Cafeteria Cook

Prepare large amounts of food that's served in a dining hall.
picture of Cafeteria Cook

Quick Stats


Salary Range
$16,000 – $35,000

Data from U.S. Department of Labor

What do Cafeteria Cooks do?

Cafeterias are a hub of activity in any school campus, hospital, retirement village, or other large institution. People grab lunch on the go, or meet with colleagues over a meal. Regardless of the reason they’re there, customers expect a variety of hot, healthy, tasty food choices to fulfill their nutritional needs. So the Cafeteria Cook works behind the scenes, making sure they get exactly what they crave.

A Cafeteria Cook’s job begins hours before the first customer picks up a plate. As Cafeteria Cook, you prep meals by washing, cutting, slicing, dicing, and chopping foods. Soups boil, sauces simmer, and meats are prepped for the oven.

Once customers begin to shuffle through the line, you keep an eye on how many pieces of fried chicken are left, and get more in the fryer before it runs out. You restock salads, and make sure there’s a variety of desserts on display.

Kitchen safety and cleanliness are key components of your job. You scrutinize equipment, countertops, cookware, ovens, and refrigeration systems, and clean them on a regular basis. The floor is kept free of debris and spills to avoid trips or falls. In some kitchens, Cafeteria Cooks are in charge of doing the dishes and planning the menus as well.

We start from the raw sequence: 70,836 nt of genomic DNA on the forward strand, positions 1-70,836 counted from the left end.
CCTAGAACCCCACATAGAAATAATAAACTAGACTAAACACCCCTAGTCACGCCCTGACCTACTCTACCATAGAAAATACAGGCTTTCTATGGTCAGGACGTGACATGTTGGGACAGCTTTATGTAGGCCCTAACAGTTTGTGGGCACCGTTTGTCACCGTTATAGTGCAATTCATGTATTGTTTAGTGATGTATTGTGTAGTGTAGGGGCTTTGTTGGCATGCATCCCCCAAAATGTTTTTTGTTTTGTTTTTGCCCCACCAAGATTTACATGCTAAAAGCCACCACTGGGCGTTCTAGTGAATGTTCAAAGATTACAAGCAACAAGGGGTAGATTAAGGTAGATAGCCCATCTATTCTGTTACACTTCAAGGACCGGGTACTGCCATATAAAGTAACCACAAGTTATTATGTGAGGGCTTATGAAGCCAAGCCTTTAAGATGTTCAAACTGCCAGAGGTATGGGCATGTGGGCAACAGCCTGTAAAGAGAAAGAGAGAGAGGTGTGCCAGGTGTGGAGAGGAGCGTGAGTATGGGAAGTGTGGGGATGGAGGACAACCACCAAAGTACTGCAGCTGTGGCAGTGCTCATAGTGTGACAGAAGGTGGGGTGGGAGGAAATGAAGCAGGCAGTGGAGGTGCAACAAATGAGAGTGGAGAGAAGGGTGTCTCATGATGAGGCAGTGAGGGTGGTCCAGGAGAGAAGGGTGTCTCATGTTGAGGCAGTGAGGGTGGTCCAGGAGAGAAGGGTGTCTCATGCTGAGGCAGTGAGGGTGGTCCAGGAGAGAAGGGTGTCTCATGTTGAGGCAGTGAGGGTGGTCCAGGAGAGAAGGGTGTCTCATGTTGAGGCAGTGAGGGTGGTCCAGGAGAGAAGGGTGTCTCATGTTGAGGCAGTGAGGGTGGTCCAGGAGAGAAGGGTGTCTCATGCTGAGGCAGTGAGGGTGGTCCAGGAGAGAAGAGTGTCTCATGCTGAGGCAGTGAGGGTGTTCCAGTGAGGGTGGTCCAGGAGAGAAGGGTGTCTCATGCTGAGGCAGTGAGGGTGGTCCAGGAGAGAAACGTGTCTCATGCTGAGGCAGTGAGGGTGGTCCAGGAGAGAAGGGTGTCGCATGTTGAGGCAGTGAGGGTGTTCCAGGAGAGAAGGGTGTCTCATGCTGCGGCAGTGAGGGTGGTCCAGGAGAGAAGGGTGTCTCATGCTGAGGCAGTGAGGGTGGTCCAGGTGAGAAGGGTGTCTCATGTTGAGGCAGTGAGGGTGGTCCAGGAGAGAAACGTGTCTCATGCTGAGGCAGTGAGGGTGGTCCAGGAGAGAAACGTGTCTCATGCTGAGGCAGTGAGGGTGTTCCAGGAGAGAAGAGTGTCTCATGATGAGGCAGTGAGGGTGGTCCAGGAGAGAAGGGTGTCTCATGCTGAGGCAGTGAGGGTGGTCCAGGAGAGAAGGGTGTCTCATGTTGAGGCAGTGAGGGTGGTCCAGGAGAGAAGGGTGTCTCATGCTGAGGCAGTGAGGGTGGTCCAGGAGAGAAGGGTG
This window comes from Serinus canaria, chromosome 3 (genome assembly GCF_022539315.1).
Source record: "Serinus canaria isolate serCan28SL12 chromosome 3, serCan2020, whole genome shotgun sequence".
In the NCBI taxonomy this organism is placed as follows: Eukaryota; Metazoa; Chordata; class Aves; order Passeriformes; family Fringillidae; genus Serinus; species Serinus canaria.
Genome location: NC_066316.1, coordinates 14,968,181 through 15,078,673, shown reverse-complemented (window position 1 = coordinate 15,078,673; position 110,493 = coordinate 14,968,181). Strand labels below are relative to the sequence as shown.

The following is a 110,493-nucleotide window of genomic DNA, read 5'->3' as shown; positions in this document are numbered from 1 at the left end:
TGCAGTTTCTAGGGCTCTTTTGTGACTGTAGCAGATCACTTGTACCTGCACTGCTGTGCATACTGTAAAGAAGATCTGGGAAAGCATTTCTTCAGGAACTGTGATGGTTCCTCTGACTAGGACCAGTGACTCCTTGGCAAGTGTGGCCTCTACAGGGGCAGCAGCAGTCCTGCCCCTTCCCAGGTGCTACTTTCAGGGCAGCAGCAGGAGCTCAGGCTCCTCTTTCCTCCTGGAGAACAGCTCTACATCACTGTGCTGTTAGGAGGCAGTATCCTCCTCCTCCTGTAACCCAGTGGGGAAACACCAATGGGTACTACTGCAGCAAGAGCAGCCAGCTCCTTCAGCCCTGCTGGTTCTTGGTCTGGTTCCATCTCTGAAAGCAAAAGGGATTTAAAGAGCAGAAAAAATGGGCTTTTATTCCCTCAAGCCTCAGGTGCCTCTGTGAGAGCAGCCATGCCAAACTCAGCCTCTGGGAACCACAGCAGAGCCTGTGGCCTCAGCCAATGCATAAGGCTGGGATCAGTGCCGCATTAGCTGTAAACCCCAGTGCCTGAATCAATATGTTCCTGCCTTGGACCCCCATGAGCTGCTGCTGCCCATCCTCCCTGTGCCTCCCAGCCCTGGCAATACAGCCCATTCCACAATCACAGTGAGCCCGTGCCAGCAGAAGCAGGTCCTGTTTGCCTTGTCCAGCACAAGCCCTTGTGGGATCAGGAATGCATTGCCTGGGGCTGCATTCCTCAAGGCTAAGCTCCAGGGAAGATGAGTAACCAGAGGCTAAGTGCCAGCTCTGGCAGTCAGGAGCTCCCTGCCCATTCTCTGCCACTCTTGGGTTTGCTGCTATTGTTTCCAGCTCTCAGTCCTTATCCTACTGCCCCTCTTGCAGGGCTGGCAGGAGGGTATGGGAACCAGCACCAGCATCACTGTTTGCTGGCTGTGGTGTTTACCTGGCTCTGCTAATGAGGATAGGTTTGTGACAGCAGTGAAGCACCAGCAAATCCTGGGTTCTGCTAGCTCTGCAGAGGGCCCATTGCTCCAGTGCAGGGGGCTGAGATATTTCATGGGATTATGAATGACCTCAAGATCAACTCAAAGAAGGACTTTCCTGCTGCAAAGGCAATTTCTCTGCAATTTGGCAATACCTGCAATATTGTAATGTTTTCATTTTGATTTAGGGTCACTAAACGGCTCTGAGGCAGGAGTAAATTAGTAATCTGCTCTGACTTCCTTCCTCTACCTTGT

When you’re not concocting giant vats of soup or mass-producing muffins, you take inventory of your supplies, place orders, and put deliveries away when they arrive. This is a fast-paced job that will keep your hands in constant motion and your mind in organization mode.

Should I be a Cafeteria Cook?

You should have a high school degree or higher and share these traits:
  • Reliable: You can always be counted on to do a good job.
  • Calm Under Pressure: You keep your cool when dealing with highly stressful situations.
  • Levelheaded: You hold your emotions in check, even in tough situations.

  • Also known as: Cafeteria Worker, Cook, School Cafeteria, School Cafeteria Cook

    How to become a Cafeteria Cook

    Most Cafeteria Cooks have no higher education and get on-the-job training. Think about earning a Certificate to increase your competitiveness in the field. Chart?chd=s:9oaaaa&chl=no+college+%2881%25%29|certificate+%2819%25%29||||&cht=p3&chs=466x180&chxr=0,81,81
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